Unesco World Heritage status is usually a good sign that a tourism spot is pretty special. There are 17 separate sites in Japan, although two of them (Kyoto and Nara) are whole cities, each with numerous temples and shrines included. Here’s a list of unique destinations in Japan that are definitely worth a visit.
The modern city is interesting enough, with the imperial gardens and Nijo Castle. However, the main attractions are to be found in the green wooded hills that form a circle around the city and are home to dozens of ancient temples and shrines. One of the destinations in Japan not to be missed.
Another ancient town. It was the capital city of Japan before Kyoto was and long before Tokyo. Nara has a large wooded park with temples and deers. Very peaceful.
This Buddhist temple is the oldest building in Japan and one of the oldest wooden buildings in the world. The temple complex was established 1400 years ago.
Japan’s biggest and most beautiful mountain. You can climb it in summer, but the best views are seen in Winter and Spring when the mountain is covered in snow. From the city of Fuji, you will need to decide which area you want to view the mountain from. Lake Yamanaka area is one of the most beautiful places to see the mountain’s reflection.
This is a beautiful old village in the mountains, consisting of wooden houses and pristine farmland. Lovely in the summer and even more beautiful in the snowy winter. If you are a nature-lover this is one of the destinations in Japan to be on your list.
There are only a few original castles left standing in Japan. Of these castles, Himeji-Jo is the biggest and most impressive.
The A-bomb dome in Hiroshima
This ruined dome and the peace memorial are a poignant reminder of what nuclear bombs can do. Maybe not one of the top destinations in Japan if you get emotionally affected by war images.
This island has the famous Shinto shrine of ‘Itsukishima’, with its red gate positioned in the sea. Therefore, Miyamjima is a lovely natural place to stay for a night.
The Kii Mountains
Several beautiful waterfalls, forests, and streams make up this heritage site and the ancient ‘Kuma No Kodo’ pilgrimage path. It is a wide site, and perhaps the best part to visit is ‘Nachi no Taki’, Japan’s highest waterfall.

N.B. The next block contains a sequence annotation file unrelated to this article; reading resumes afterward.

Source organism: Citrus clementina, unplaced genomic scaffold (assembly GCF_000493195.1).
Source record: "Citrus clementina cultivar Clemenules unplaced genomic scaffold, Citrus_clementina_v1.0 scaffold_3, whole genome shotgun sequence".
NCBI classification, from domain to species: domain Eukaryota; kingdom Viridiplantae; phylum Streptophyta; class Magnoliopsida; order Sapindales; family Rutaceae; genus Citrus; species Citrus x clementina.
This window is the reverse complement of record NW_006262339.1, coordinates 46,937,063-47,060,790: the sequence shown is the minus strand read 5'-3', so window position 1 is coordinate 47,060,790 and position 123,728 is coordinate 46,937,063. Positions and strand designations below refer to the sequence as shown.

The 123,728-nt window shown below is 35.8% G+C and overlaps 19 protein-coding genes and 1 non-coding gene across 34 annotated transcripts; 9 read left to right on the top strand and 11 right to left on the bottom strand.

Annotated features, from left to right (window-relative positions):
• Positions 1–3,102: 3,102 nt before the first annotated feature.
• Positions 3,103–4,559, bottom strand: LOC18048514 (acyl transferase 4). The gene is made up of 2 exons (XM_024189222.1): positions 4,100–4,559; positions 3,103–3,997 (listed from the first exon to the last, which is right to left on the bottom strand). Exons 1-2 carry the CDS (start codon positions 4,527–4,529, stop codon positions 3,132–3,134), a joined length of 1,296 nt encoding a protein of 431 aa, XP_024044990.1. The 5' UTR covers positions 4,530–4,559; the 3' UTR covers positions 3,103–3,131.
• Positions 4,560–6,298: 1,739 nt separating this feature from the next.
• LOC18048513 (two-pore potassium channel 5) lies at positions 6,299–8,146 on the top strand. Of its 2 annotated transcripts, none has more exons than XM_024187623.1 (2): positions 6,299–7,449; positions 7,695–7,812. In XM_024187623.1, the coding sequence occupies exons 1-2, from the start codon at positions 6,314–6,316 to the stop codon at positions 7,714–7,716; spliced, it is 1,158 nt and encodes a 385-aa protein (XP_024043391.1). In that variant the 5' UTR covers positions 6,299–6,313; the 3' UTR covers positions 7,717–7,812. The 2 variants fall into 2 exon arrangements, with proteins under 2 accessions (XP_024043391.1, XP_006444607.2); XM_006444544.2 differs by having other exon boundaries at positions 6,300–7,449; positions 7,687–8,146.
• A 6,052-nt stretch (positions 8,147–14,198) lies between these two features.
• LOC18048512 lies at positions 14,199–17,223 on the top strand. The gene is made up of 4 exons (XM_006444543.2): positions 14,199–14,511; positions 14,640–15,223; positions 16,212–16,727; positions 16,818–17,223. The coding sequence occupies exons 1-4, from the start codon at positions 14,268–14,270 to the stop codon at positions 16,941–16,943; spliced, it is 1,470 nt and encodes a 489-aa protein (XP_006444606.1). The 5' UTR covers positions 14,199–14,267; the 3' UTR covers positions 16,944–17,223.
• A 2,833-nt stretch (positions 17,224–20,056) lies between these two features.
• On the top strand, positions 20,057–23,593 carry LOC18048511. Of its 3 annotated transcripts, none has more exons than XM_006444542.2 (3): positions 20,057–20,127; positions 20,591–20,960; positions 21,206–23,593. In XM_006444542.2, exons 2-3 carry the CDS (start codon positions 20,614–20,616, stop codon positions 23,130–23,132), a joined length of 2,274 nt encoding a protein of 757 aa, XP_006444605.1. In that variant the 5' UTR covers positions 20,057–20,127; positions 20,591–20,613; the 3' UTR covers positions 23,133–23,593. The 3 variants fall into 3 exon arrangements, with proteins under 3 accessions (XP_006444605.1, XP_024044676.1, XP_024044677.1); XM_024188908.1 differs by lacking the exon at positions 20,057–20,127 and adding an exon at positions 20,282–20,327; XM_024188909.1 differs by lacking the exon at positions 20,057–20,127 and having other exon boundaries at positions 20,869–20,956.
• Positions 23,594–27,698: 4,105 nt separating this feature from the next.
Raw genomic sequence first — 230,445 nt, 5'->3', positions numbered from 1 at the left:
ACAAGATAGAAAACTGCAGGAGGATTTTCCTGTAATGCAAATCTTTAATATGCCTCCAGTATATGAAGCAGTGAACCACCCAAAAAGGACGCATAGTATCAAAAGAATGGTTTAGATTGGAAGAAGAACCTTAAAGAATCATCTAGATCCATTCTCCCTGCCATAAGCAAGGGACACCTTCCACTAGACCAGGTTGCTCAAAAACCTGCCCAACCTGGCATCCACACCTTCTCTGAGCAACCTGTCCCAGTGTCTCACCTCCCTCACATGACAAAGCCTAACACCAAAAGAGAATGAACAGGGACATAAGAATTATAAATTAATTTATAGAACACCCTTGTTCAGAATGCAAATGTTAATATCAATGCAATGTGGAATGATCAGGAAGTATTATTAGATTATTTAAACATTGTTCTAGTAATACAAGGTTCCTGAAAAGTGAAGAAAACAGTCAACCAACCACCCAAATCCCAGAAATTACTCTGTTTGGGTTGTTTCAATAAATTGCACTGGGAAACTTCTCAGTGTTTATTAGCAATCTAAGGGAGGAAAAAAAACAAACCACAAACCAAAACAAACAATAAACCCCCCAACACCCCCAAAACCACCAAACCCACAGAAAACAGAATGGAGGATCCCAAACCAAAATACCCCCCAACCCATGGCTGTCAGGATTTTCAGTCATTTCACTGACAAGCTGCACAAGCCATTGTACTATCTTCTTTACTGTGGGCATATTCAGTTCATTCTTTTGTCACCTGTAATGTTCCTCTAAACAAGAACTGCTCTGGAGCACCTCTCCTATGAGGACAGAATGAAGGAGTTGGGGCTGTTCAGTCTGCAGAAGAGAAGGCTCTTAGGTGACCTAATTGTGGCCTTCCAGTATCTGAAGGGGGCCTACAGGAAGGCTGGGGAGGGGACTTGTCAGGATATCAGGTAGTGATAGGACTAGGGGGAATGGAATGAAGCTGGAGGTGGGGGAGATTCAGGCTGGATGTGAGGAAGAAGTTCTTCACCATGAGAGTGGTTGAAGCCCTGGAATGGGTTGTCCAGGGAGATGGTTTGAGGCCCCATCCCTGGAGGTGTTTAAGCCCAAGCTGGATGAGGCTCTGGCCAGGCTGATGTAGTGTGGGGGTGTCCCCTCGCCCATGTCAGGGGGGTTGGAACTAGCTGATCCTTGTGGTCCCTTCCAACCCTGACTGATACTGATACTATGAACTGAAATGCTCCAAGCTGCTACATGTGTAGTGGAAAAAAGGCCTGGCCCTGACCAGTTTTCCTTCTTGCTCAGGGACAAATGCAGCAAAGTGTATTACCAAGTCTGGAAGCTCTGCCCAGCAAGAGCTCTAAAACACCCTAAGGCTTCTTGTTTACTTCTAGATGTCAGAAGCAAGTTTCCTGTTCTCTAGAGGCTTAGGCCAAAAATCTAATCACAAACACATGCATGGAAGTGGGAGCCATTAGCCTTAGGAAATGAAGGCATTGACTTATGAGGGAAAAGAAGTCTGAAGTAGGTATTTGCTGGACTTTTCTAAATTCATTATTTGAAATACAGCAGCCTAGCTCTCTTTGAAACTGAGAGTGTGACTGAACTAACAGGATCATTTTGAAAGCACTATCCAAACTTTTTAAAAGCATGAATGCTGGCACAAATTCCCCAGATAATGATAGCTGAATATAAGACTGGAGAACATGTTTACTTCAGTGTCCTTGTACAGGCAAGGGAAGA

Other remote places to visit in Japan
This natural island off the tip of Kyushu is a hiker’s paradise. The entire island is covered with ancient forests and is home to the 4000-year-old ‘Jomon Tree’ and many deer and monkeys. Getting there is not that difficult. Get to the city of Kagoshima (plane or train) and then take the boat across the following day.
On the remote northern tip of Hokkaido, there is this beautiful marine park and forest area. There are brown bears in the forests and whales in the sea. About as natural as you will find in Japan!
These are pristine islands in the Pacific Ocean, a thousand kilometres south of Tokyo. They are known as the ‘Galapagos of the East’ but to find out if the title is justified, you will have to take the entire two thousand km round trip by boat, as there are no airports!
More great places in Japan
This giant metropolis is the largest urban area globally and is one place you will surely visit at least once. It is one of the best destinations in Japan if you want to explore ultramodern skyscrapers and super-fast transportation (with trains reaching a speed of a minimum of 250km/h).
Mt Kita– 3193m /10473ft
Mount Kita is the second-highest mountain in Japan. It is located in the Southern Range of the Japan Alps. It has incredible views of mt Fuji (pictured) from its summit.
Mount Hotaka– 3190m / 10465 ft
Mount Hotaka is located in the Northern range. It is the third highest mountain in Japan. Mount Hotaka towers above Kamikochi valley -possibly the most beautiful valley in all of Japan. Mount Hotaka and Kamikochi valley are inside the ‘Japan Alps National Park.’ You need to go to Matsumoto (which is also worth visiting for its original castle) to get there.
Mt Norikura– 3026m /9928 ft
If you don’t have the energy to climb Mount Fuji, Mount Norikura is a good option. There is a bus road to the top (Norikura Skyline). It is so high that you will see a sea of clouds below you and the peaks of the Japanese Alps. The top area is surprisingly flat, covered in grasses and alpine plants, and has numerous bird species. If you go in May, the summit is still covered in snow, and the road goes through snow tunnels. It is to the North of Nagoya, and it’s possible to make a day trip from Nagoya.
Okinawa is a popular tourist destination with lovely beaches and a different culture from the rest of Japan. Also, the birthplace of Mr Miyagi!
Japan’s northern island is more natural and less densely populated than the rest of the country. As a result, it has dry, sunny weather in the summer and lots of snow in the winter. In some parts, you can even see massive areas of sea ice!
Japan’s second-biggest city. It is massive and modern like Tokyo but has a slightly different flavour.
Ise Jingu is a large complex of Shinto shrines located inside an old forest. It is a perfect place to experience Japanese history, Japanese culture, and nature simultaneously. To get there, you will need to take the train to Mie Prefecture. It will take almost 2 hours to get there.